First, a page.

Chances are of course, it would fail and you’d have lost some income vis a vis a higher salary you could have negogiated as a wage slave elsewhere.

  • kensei

    Mack

    Your value is determined by the market. The amount of actual “negotiation” you get to do is minimal.

  • Greenflag

    For those of an entrepreuneurial bent you just can’t beat the American approach to wealth creation . From the nation that spends hundreds of billions on foreign wars while large numbers of it’s own population die from lack of access to health care or can’t afford prohibitive private health insurance we now have a glimpse of the future direction of how the emisserated american middle and working class can pull themselves up by their bootstraps and reignite their long lost gutsy inner entrepreuneur 🙂

    http://www.npr.org/templates/story/story.php?storyId=121211164

    Can’t see it catching on this side of the pond . But you have to admire the chutzpah of some of the web sites -getting folks to pay up the ante for the ‘privilige ‘ of being allowed to beg on the internet makes all those sales of indulgences guaranteeing pain relief in the hereafter seem like an honest trade ;)?
    Now there’s a revenue enhancing idea for Messrs Darling and Lenehan . Why not sell ‘begging licenses ‘ to the newly dehoused or unemployed as a means of enabling them to build up the capital they will need to compete say with the likes of Bernard Madoff or Sean Fitzpatrick ;)?

  • Different Drummer

    Yes Mack you are right the debate is about how socialism could work as opposed how capitalism isn’t working. That is not a minority opinion by the way (that Capitalism isn’t working and is increasing inequality) so the question then becomes how will socialism survive.

    You Continue:

    If you want, and have the time, can you explain how true socialism would work? How the masses would control the means of production but the state wouldn’t? Are we talking employee share schemes? Would you still have competition, and hence the possibility that one group of workers would out compete another? Which would lead inexorably to capitalism, and free enterprise I think..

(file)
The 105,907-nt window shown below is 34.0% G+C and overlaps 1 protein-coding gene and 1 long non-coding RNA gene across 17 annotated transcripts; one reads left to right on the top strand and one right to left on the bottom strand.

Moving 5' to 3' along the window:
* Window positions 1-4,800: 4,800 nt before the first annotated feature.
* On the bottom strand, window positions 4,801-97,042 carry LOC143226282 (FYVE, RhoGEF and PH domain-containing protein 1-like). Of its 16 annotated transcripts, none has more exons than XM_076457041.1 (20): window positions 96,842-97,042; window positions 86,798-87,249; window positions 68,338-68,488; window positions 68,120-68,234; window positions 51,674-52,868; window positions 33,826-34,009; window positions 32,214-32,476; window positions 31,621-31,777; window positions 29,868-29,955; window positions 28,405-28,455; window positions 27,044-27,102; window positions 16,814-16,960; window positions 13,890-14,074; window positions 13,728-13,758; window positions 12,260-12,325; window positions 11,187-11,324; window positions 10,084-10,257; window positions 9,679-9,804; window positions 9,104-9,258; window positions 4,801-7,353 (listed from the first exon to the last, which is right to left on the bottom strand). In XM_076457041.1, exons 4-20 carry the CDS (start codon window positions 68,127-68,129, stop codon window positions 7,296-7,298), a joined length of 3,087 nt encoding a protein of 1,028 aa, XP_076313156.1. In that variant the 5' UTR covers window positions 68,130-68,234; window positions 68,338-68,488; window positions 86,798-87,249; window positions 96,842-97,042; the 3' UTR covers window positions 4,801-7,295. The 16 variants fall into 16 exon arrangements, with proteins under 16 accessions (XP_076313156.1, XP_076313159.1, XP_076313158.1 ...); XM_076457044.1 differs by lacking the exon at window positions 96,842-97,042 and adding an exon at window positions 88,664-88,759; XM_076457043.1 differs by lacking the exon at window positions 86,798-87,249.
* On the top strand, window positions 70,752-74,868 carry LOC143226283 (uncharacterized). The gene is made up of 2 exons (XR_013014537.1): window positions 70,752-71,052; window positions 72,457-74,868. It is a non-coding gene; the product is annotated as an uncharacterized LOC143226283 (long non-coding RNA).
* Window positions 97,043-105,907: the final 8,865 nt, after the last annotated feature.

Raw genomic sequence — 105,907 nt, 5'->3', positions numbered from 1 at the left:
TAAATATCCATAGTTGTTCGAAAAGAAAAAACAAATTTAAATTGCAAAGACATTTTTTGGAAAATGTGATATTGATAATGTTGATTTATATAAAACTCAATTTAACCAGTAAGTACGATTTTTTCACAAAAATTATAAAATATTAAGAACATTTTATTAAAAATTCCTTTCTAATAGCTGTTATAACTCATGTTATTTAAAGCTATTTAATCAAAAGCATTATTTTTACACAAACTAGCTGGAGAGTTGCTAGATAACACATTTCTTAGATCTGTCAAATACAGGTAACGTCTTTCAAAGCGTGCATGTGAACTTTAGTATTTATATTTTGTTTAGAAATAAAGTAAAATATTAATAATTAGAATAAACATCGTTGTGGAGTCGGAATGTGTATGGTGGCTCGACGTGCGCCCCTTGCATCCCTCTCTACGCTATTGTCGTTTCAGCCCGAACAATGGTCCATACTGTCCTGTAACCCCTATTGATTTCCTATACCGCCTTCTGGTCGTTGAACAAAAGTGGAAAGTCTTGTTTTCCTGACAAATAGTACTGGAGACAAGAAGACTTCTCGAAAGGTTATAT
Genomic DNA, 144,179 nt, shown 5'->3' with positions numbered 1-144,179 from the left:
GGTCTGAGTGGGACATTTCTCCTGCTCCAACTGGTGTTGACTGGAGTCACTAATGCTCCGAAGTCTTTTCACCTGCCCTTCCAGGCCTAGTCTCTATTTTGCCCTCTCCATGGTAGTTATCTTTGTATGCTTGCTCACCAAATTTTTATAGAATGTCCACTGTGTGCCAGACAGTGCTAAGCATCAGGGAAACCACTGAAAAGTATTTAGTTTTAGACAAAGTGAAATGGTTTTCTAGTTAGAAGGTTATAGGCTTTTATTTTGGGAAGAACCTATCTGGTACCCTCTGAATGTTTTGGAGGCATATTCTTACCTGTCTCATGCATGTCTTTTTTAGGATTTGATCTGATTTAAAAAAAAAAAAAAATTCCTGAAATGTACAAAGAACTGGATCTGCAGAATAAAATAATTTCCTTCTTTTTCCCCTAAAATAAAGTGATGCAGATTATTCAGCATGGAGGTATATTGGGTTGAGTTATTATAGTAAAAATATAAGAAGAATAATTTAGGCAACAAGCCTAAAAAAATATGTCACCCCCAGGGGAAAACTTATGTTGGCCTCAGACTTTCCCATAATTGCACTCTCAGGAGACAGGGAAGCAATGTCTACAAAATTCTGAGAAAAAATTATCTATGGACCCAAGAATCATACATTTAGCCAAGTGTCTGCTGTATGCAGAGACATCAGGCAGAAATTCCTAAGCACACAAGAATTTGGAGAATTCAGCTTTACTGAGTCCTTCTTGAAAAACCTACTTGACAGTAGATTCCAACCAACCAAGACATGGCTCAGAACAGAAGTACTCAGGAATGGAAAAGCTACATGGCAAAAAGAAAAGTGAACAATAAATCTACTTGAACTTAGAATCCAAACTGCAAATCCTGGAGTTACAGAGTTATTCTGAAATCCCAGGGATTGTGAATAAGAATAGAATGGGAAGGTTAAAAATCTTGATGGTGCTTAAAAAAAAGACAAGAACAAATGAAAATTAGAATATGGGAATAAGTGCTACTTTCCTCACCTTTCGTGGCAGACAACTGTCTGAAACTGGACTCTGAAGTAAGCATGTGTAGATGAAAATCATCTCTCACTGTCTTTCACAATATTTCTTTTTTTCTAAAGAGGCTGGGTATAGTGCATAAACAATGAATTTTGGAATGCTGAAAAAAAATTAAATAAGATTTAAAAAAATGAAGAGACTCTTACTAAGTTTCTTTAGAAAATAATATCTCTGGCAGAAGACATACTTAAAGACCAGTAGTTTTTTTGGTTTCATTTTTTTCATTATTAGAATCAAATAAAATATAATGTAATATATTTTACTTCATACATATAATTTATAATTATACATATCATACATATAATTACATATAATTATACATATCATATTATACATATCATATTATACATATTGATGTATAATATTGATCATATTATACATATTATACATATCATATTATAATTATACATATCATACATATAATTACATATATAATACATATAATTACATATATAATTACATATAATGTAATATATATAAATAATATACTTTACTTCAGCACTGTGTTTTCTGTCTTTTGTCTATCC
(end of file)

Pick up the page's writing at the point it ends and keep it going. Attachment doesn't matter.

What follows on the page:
Yes that is what happened in Russia with the New Economic Policy the state itself became a giant tyrannical **capitalist** holding company.

    I’m not sanguine about that failure as it sharpened the modern choices for humanity between Socialism or Barbarism. The more you degrade the former the more likely you will end up with the latter.

  • Mack

    Kensei

    Your value is determined by the market. The amount of actual “negotiation” you get to do is minimal.

    That is true for established companies, but not startups. If you’re interested in that type of thing, go to those open coffee mornings and see if you can team up with some entreprenuers as a co-founder. You’ll get feck all squared pay (until the company makes money), but you will get equity.

  • Mack

    Different Drummer –

    Still no explanation of how your utopian system would or even could work?

    Look here’s the thing, despite your rhetoric, it’s been tried – those who tried it failed badly. The great leap forward was a disaster and killed tens of millions.

    Capitalism isn’t perfect, very few would argue that it is, but it is the least bad of all systems tried so far. And modern capitalism encompases the most workable ideas from socialism. Look at where living standards are now compared with 200 years ago (or even 20 years ago in Ireland)? Those are real, massive, achievements.

    Your idea that support for some form capitalist economic system is lower than support for a socialistic one? Completely and utterly nuts.

  • Different Drummer

    Well Mack

    …we can all refuse our labels it seems that you think you can also prove how (State) capitalism will not produce barbarism or more inequality..

    BTW my point was that your viral e-mail is totally inadequate to what is involved in this debate and is also totally useless in understanding what our government is ACTUALLY doing with OUR money right now …and why.

  • Quite right, Mack.

  • Different Drummer

    Hi David I was wandering when You would show up again…

    I don’t think you or MACK have the slightest interest in an alternative to the current system – it would be a complete waste of my time as you would not and cannot accept the premise that it flows from: that the current system is failing us and must be changed.

  • Different Drummer,

    I agree that the current system of fettered capitalism is failing us. The State must retreat from trying to control everything although that is tricky now the EU runs Ireland, wouldn’t you agree?

  • Different Drummer

    That makes me feel a bit spooked –

    Why?

    Because it’s like Walter Benjamin the jewish friend of Bertold Brecht (no minor personalities now) meeting up with a well known member of the opposition on Capri while they were both on holiday – they didn’t talk politics they talked culture and the German classics…

    I see someone’s done a very good job in East Belfast of preserving a nature walk and keeping the developers out…
    and I’m looking out my window at all that German mist which I know will clear in a few hours.

    Black mountain will not look as stunning as it does now…

    -ahhhhh beautiful Weimar

    sorry that wasn’t the response you were perhaps looking for…